Q: It’s only been warm for a few weeks, and I have already found a tick on my cat. What do you recommend for tick control for pets? P.L., Farragut
A: There are multiple options for tick control in cats. Most often, we recommend topical treatments, as some cats can be difficult to medicate orally. Some products will control fleas and ticks, and some combine heartworm prevention and intestinal parasite control.
In general, cats are much more sensitive than dogs regarding chemicals and medications In other words, what may be safe for your dog may not be safe for your cat.
There are some shampoos that can be used for cats, but always read the label to be sure that the product is safe for cats and age appropriate (some are not safe for puppies or kittens). Some of the over-the-counter flea and tick preventatives have caused severe side effects in cats, so please be careful with those and always read the labeling before using.
For dogs, there are more options, including flavored chewable preventatives. Similar to cats, there are topical treatments that can be applied to the skin; these are best for pets that do not swim or get bathed often. There is also a collar that works fairly well for many dogs for 6-8 months.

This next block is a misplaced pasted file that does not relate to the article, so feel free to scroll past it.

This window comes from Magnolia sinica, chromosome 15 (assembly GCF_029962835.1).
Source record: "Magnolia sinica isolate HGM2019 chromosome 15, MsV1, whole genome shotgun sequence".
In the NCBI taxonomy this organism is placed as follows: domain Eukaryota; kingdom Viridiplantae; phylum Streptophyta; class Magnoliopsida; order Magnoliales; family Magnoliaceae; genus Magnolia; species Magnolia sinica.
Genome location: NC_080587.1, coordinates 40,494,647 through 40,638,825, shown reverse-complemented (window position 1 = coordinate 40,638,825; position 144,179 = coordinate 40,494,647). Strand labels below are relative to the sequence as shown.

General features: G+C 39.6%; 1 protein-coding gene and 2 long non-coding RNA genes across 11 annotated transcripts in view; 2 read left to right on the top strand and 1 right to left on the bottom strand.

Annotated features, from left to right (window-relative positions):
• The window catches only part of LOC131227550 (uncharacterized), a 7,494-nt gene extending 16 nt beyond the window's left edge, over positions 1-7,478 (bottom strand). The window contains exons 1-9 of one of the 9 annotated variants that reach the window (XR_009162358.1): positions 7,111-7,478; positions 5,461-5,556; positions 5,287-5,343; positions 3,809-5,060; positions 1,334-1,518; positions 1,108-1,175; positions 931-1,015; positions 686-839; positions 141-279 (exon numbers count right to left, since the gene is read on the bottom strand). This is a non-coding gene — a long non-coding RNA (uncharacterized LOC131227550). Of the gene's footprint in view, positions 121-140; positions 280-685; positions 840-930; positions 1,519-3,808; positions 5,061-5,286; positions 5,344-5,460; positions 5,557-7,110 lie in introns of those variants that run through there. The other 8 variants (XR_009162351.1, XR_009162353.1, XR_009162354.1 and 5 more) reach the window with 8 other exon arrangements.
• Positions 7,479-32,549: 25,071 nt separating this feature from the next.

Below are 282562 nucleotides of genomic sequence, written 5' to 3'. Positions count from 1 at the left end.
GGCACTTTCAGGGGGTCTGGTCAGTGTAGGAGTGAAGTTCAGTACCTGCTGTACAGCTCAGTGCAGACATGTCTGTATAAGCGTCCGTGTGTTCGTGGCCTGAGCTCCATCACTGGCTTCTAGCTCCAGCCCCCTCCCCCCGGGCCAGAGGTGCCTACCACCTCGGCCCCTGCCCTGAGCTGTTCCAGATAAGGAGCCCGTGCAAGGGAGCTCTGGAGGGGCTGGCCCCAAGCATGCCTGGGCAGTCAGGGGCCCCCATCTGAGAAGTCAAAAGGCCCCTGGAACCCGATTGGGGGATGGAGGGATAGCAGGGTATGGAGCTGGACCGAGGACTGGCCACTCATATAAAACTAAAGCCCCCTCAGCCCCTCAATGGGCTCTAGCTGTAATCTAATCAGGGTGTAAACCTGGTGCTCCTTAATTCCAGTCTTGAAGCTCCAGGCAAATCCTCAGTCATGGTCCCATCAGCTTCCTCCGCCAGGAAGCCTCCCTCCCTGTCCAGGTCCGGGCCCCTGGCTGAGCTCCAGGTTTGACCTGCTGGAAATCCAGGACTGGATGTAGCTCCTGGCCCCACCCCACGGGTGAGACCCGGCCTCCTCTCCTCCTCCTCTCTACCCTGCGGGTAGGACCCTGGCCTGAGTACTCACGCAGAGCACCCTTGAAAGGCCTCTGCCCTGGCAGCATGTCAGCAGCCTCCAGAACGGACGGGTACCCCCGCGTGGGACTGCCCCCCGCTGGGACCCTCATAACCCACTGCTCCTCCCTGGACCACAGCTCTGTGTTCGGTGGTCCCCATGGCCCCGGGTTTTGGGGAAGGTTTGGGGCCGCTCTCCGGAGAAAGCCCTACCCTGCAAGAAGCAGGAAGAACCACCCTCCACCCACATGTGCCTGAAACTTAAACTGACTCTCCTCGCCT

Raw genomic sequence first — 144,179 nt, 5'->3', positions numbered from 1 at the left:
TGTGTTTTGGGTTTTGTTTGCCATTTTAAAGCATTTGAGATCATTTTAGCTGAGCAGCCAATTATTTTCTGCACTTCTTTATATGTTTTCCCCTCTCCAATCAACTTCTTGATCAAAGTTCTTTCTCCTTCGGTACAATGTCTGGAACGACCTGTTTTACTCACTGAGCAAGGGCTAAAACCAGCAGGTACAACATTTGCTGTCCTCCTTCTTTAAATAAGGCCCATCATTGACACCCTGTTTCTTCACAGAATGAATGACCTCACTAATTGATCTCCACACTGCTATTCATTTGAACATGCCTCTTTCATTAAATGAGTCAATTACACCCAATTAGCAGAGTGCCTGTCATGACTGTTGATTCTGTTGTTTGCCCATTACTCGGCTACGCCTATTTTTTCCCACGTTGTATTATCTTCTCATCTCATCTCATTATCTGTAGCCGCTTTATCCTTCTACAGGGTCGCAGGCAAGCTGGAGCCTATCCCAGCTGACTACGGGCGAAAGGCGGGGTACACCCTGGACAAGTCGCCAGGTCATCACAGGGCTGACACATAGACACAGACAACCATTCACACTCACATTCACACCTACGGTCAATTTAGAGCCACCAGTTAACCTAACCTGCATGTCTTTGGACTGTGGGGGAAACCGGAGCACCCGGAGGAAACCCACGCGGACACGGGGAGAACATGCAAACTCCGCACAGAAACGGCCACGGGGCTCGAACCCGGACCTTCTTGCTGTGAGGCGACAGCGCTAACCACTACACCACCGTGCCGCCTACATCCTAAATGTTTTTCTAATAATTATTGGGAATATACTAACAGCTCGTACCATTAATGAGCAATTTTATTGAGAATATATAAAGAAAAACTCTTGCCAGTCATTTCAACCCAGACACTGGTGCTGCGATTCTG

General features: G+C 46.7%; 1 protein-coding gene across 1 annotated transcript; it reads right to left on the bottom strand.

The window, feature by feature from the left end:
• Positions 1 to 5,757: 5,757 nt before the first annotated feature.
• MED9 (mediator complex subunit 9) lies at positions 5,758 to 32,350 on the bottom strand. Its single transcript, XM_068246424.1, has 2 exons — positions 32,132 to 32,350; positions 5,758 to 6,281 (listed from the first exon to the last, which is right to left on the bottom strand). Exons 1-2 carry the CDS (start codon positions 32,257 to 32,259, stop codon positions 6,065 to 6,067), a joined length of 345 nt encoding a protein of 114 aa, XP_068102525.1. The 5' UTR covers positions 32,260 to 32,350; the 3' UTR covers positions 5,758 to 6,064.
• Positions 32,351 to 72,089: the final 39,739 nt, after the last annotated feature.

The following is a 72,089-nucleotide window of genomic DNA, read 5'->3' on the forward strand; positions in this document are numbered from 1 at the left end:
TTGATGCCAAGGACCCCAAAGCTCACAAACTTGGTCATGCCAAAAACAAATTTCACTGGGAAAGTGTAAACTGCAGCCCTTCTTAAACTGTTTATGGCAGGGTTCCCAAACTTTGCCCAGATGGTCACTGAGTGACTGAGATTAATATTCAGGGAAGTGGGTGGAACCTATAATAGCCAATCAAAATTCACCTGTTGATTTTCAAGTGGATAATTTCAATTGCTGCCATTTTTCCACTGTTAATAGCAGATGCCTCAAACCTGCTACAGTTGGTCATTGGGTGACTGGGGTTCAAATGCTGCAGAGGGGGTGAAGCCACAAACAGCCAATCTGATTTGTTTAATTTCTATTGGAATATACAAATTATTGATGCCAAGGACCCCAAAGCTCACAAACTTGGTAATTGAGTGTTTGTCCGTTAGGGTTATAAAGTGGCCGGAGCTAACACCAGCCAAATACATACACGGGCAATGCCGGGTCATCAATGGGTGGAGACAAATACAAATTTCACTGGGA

Ticks are always a concern for our pets, as they can cause Rocky Mountain Spotted Fever, Lymes disease and lesser known diseases such as Ehrlichia, Hemobartonella, and Tularemia. In severe cases, dogs and cats can become anemic (low-blood levels) due to ticks.
Tick-borne diseases are much easier to prevent than treat, so tick prevention should be used every month. With the past few winters being warmer than usual, we have unfortunately been seeing ticks almost year round.
Talk to your veterinarian about tick control for your pets. He/she will know your pet’s medical history and recommend what is most appropriate for you pet.
If you have questions about your pet, please email Dr. Myer at firstname.lastname@example.org